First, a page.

My additions are in italics.
Can sponsored conversations in social media be authentic?
Yes, the trick is to be completely transparent that they are sponsored
Disney partnered with SavvyAuntie, an online community focused on aunts without kids. Melanie Notkin, who runs SavvyAuntie, tweeted about Disney’s Pinocchio movie in March 2008 to coincide with its Disney anniversary release. She tweeted about t themes in the movie, often in question form, encouraging others to respond. Her 8000 followers on Twitter knew that she was doing this for Disney (every tweet about Pinocchio had a special tag), but because the tweets were appropriate for the audience, entertaining, and authentic, the campaign was a success.
Should the voice you use in social media be anonymous?
No! Real people are easy to relate to. Faceless corporations are not
Your voice in social media can’t be anonymous. They have to be real people who are traceable; otherwise, they won’t be taken seriously. Now this may seem to be a bad strategy because so much is invested in the one person who’s playing the role of the voice, but it’s necessary. When making these decision, think about celebrity endorsements. People recognise that a celebrity may not be the permanent voice, but they would much rather be talking to someone with whom they can form a relationship and relate to even if it’s only for a finite period than an anonymous brand voice. The voice has to be real – it has to be someone people can find through Google.
Is your social media voice unique?
Real people are more engaging than clones
The voice should be irreplaceable. When the person goes on vacation, the voice cannot continue to participate and be responsive to customer queries. Someone else has to take over and introduce herself first. Think of it like a news anchor in a major TV channel who takes the night off. The replacement is a different person and that’s not hidden from the viewer
Are customer complaints via social media a problem or an opportunity?
A great opportunity!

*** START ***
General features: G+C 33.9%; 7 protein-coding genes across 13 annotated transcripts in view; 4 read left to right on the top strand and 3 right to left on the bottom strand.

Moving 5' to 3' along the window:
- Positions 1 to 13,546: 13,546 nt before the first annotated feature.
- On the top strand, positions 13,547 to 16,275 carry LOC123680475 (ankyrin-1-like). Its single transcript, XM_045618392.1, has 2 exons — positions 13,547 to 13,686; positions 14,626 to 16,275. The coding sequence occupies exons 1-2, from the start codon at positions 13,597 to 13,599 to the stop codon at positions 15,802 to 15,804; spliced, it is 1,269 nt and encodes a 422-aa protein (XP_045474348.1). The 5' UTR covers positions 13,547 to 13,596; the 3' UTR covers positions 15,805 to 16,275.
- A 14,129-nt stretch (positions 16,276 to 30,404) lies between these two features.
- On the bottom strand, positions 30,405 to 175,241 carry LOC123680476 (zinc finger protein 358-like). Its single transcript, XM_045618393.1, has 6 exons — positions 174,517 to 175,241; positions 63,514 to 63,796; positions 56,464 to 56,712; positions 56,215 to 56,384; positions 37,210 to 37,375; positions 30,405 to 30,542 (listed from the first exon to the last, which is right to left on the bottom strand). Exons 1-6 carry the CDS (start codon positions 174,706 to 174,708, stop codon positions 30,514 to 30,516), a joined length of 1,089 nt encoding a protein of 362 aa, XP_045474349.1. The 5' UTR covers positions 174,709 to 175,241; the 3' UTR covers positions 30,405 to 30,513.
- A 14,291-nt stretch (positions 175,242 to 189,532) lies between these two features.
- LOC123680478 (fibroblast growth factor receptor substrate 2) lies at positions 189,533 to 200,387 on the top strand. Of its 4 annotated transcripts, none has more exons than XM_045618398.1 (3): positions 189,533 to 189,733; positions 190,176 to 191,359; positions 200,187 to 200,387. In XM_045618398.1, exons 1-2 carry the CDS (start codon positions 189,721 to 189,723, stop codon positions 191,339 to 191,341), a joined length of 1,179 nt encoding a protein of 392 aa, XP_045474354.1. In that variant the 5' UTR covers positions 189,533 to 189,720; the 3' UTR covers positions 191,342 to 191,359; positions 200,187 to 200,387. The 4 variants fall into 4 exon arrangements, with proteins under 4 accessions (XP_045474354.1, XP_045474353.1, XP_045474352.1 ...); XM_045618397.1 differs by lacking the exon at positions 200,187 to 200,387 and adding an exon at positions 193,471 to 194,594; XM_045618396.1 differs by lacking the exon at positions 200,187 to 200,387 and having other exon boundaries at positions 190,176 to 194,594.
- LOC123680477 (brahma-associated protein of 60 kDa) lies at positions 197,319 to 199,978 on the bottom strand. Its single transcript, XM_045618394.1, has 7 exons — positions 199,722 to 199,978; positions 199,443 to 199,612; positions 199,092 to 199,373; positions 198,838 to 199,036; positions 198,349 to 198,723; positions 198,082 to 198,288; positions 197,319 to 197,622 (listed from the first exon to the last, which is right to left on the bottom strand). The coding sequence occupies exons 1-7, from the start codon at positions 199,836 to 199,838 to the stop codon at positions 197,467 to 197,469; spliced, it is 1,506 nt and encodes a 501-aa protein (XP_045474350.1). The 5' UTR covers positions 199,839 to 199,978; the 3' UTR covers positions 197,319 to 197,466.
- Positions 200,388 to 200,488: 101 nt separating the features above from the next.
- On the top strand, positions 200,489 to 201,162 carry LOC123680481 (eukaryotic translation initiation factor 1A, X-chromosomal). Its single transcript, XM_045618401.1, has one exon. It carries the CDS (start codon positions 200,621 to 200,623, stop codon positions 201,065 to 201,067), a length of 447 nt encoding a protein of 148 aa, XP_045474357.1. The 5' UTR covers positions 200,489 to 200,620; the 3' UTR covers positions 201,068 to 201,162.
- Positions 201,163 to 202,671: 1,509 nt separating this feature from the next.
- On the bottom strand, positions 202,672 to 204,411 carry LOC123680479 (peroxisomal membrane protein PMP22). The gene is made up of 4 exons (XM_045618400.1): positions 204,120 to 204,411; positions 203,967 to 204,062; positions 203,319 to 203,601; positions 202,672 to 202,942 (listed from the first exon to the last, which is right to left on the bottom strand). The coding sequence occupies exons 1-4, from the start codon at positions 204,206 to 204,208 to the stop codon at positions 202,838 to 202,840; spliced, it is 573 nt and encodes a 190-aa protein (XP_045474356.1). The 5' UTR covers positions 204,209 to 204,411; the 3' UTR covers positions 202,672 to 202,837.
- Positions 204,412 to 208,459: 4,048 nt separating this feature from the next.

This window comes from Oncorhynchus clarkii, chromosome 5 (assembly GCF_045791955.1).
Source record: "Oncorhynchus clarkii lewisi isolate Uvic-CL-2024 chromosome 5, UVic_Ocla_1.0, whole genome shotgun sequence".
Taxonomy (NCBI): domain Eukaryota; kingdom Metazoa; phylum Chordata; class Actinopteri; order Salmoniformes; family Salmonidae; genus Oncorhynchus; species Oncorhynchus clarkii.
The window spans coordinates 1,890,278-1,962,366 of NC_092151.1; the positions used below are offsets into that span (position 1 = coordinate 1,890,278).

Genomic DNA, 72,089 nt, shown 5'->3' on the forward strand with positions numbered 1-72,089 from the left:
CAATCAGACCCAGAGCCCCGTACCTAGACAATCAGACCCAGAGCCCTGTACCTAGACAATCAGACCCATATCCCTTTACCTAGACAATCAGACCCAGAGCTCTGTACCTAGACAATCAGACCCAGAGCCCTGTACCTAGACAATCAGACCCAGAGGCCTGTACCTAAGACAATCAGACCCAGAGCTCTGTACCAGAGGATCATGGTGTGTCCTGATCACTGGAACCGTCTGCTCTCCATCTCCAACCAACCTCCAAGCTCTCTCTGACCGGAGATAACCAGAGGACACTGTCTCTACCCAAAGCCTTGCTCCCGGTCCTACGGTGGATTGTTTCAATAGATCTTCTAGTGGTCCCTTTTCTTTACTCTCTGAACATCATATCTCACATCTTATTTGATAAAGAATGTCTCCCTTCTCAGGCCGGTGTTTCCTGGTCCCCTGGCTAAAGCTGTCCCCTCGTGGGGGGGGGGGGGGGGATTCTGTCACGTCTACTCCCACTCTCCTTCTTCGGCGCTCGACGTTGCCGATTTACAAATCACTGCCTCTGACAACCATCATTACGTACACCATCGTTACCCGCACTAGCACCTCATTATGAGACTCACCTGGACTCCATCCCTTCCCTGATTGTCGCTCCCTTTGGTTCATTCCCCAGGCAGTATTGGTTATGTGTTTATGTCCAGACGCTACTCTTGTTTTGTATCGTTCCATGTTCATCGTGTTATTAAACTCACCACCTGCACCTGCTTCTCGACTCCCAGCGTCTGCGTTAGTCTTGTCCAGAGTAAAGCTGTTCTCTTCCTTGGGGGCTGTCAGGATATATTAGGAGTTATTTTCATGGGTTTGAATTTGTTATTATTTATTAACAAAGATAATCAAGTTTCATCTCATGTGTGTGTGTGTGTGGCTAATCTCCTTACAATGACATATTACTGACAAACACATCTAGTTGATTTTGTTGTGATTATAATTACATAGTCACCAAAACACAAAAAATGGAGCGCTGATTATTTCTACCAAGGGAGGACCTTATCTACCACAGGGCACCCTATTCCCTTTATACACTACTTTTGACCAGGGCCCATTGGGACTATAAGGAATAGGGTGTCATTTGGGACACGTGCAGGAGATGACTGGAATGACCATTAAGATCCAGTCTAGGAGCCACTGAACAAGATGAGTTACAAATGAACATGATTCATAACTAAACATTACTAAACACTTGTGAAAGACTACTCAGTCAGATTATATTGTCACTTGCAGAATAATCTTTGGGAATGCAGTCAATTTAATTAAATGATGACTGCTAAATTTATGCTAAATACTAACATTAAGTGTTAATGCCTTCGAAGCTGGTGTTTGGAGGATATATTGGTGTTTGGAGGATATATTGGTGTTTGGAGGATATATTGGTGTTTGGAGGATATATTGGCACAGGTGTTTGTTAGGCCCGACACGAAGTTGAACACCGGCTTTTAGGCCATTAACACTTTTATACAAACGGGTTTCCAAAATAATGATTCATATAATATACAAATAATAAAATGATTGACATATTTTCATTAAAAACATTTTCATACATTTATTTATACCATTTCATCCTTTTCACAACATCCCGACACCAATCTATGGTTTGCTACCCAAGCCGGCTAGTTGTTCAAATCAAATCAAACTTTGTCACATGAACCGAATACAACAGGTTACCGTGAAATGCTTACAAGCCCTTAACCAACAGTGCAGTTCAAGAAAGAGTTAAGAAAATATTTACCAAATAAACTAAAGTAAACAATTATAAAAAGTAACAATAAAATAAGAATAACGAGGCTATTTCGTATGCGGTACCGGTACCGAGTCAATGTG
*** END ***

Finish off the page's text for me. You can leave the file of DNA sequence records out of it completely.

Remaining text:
When customers are struggling with products, they often complain about them in conversation with their peers or to other people who are facing similar challenges. You have a huge opportunity to listen in on these conversations, hear those concerns, provide customer support where you can, and learn from those complaints.
What do you do when you or your team makes a mistake?
We are human, we make mistakes. Decide what to do about mistakes now. Be upfront about the mistake, correct the errors immediately, accept responsibility.
Is your website the destination or the hub?
Interesting idea… But more applicable to huge corporates
If someone wants to know everything about your company – good, bad or ugly – he should feel that your website is the best starting point for him.
Design your website as a hub versus a destination and your website will immediately become more valuable to your customers. Even though this may mean that you’ll be pointing your consumers to external sites, they’ll always treat yours as a starting point in the future.
Mars redesigned the Skittles website so that every navigation item links to a different social platform. There is now only a home page. Click on the Products link and you’ll be taken to the Wikipedia page. Click on the video link, you’ll be taken to the YouTube channel. Click on the Friends link, and you’ll be taken to the Facebook page. While you move between all these platforms, the Skittles navigation box stays with you so that you can move between all the pages very easily.
Respond to everything, even if it means you’re up all night
For all the hype about social media, one important sobering fact remains: it takes an immense amount of work. Listening in on conversations, even with monitoring tools, is an exhaustive, time-consuming exercise.
A delay in your response adds petrol to the flames of a disappointed customer.